the Soviet naval
More tantalisingly still, he might have heard about the exploits of Mariella
Novotny, another of Ward's "pretty girls" who claimed to have
encounters with President John Kennedy immediately before and after his inauguration.
Eventually, Corbally took the bombshell information about the Profumo-Keeler-Ivanov
triangle to David Bruce, the American ambassador. Bruce was a close friend of
Macmillan; possibly, he was the person who first told the Prime Minister of the
Minister Harold MacMillan with JFK
Be that as it may, the interest from across the Atlantic by the FBI was instant
and intense. The bureau opened a file codenamed "Bowtie" into the affair,
and continued to keep the closest eye on events even after the suicide of Ward,
the British establishment's designated scapegoat for the scandal.
In the years that followed, Corbally moved back to New York, working in particular
for the investigative and consulting agency Kroll Associates. His final foray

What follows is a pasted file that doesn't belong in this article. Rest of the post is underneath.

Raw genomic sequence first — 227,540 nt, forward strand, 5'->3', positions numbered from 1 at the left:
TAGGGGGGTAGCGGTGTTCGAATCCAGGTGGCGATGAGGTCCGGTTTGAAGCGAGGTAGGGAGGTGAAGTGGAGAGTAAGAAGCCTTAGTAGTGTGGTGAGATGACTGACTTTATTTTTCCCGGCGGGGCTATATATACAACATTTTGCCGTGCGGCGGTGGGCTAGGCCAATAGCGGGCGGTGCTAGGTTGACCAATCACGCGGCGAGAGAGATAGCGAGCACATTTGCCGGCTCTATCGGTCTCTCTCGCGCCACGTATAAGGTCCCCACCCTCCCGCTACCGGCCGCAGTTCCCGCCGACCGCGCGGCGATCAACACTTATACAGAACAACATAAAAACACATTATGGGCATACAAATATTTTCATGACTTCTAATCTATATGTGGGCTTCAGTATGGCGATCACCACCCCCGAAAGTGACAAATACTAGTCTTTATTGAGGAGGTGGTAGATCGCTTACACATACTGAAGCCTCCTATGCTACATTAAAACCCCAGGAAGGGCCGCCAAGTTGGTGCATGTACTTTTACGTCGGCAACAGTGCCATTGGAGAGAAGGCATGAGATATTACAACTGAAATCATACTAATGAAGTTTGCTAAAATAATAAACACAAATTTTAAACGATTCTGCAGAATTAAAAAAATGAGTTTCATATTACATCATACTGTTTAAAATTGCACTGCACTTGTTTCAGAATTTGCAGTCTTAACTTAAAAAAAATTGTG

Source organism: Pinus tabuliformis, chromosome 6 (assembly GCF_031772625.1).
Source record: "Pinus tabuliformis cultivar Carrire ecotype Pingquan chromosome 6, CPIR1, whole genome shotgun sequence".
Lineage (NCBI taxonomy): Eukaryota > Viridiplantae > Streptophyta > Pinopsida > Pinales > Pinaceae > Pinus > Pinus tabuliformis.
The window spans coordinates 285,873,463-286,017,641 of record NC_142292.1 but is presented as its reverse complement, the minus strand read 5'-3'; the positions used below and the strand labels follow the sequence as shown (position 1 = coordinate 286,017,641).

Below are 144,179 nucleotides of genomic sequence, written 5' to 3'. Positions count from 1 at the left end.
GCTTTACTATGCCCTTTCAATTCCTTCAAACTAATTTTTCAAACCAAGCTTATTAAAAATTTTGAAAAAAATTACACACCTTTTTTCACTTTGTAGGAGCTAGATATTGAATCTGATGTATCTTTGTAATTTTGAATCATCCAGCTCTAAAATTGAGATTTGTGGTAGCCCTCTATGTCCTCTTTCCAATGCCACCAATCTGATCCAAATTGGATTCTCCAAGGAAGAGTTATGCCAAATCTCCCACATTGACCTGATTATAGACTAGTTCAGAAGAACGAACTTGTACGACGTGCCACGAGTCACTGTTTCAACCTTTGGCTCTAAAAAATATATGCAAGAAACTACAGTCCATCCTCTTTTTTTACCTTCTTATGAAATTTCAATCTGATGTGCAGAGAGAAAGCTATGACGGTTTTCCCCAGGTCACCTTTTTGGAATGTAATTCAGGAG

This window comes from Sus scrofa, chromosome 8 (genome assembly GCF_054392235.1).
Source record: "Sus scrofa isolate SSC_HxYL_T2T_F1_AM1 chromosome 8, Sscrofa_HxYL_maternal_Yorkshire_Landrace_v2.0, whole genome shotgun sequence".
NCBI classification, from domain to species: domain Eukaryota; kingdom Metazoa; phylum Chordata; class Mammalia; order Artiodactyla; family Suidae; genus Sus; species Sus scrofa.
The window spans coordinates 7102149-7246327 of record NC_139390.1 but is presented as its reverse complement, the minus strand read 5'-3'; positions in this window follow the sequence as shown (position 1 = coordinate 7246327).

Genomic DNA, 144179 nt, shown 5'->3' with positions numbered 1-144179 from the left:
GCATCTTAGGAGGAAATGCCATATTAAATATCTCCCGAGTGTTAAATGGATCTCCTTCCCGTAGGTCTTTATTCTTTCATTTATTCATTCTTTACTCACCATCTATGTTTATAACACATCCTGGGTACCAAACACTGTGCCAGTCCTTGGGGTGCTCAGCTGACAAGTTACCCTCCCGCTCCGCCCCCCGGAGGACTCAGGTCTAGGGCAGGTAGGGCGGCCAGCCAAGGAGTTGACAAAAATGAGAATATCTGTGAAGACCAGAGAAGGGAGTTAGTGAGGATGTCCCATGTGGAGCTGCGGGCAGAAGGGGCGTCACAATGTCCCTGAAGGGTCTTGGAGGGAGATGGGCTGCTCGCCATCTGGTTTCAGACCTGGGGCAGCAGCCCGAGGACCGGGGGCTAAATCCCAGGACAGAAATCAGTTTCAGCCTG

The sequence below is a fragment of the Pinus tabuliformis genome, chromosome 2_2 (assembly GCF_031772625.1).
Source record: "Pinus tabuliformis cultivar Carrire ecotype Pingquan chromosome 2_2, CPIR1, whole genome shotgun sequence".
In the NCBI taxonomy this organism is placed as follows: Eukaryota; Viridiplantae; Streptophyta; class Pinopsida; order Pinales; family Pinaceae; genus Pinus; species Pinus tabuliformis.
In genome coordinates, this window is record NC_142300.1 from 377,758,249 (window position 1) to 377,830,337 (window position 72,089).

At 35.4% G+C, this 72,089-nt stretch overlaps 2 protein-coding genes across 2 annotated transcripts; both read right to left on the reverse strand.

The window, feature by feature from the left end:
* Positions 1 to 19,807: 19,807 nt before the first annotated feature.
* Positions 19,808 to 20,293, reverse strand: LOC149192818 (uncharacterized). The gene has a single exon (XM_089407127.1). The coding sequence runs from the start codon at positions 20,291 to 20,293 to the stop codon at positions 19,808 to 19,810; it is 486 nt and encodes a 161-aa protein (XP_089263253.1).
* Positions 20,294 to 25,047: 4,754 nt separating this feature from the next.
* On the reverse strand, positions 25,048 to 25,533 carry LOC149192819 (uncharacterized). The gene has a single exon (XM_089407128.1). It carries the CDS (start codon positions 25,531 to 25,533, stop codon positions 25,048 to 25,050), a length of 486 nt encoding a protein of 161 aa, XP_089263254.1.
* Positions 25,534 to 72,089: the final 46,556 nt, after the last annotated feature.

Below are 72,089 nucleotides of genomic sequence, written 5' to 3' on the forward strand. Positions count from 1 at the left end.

into the headlines was less fortunate. Corbally fell in with a swindler named
Martin Frankel, who in 2002 pleaded guilty to defrauding insurance companies
of over $200m. As always, he provided introductions and is said to have been
handsomely recompensed for his trouble - an American Express card on which he
spent $112,000 in a single month, a Mercedes 600SL, and $1.5m in a Swiss bank
Somewhat unconvincingly, the supreme man of the world maintained he had no idea
of the scam, and had taken Frankel at his word that he was collecting money for
Catholic charities. But that mystery pales beside the one of three decades earlier,
which Corbally took to the grave.
Was there a Kennedy link to the Profumo affair? The answer may lie in two documents
in the Bowtie file. One contains information provided by Roy Cohn, Corbally's
lawyer at the time and a friend of the FBI's director J. Edgar Hoover. The other
is a 17-page interview with Corbally himself. Both documents have been released
under the Freedom of Information Act - with every single word in them blacked
— Rupert Cornwell in the London Independent
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Ford, Clay Barr and Diana Feldman Spring Shopping
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sampling of Omnipresents
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who has everything.